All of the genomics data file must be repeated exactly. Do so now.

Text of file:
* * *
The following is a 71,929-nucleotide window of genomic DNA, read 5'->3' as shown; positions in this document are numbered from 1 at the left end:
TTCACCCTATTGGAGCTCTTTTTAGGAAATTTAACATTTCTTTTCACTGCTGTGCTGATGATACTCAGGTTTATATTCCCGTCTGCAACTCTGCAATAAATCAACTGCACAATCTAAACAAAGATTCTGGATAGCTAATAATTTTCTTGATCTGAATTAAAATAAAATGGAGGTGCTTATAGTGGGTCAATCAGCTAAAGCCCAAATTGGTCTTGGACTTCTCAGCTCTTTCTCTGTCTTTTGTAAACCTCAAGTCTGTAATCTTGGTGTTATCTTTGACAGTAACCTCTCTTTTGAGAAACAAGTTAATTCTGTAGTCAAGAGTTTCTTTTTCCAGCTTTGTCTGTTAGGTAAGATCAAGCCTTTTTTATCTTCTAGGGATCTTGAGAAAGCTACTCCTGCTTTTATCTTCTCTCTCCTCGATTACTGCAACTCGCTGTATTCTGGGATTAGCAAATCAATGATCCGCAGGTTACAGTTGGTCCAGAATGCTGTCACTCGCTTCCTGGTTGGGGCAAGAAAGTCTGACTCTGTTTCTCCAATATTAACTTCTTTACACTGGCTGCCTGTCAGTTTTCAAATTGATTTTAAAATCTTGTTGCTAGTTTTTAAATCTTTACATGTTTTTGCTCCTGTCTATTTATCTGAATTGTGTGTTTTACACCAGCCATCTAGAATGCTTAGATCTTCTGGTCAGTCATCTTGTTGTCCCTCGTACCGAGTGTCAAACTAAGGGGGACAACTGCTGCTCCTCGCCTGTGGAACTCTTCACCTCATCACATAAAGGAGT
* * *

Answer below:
The following is a 71,929-nucleotide window of genomic DNA, read 5'->3' as shown; positions in this document are numbered from 1 at the left end:
TTCACCCTATTGGAGCTCTTTTTAGGAAATTTAACATTTCTTTTCACTGCTGTGCTGATGATACTCAGGTTTATATTCCCGTCTGCAACTCTGCAATAAATCAACTGCACAATCTAAACAAAGATTCTGGATAGCTAATAATTTTCTTGATCTGAATTAAAATAAAATGGAGGTGCTTATAGTGGGTCAATCAGCTAAAGCCCAAATTGGTCTTGGACTTCTCAGCTCTTTCTCTGTCTTTTGTAAACCTCAAGTCTGTAATCTTGGTGTTATCTTTGACAGTAACCTCTCTTTTGAGAAACAAGTTAATTCTGTAGTCAAGAGTTTCTTTTTCCAGCTTTGTCTGTTAGGTAAGATCAAGCCTTTTTTATCTTCTAGGGATCTTGAGAAAGCTACTCCTGCTTTTATCTTCTCTCTCCTCGATTACTGCAACTCGCTGTATTCTGGGATTAGCAAATCAATGATCCGCAGGTTACAGTTGGTCCAGAATGCTGTCACTCGCTTCCTGGTTGGGGCAAGAAAGTCTGACTCTGTTTCTCCAATATTAACTTCTTTACACTGGCTGCCTGTCAGTTTTCAAATTGATTTTAAAATCTTGTTGCTAGTTTTTAAATCTTTACATGTTTTTGCTCCTGTCTATTTATCTGAATTGTGTGTTTTACACCAGCCATCTAGAATGCTTAGATCTTCTGGTCAGTCATCTTGTTGTCCCTCGTACCGAGTGTCAAACTAAGGGGGACAACTGCTGCTCCTCGCCTGTGGAACTCTTCACCTCATCACATAAAGGAGT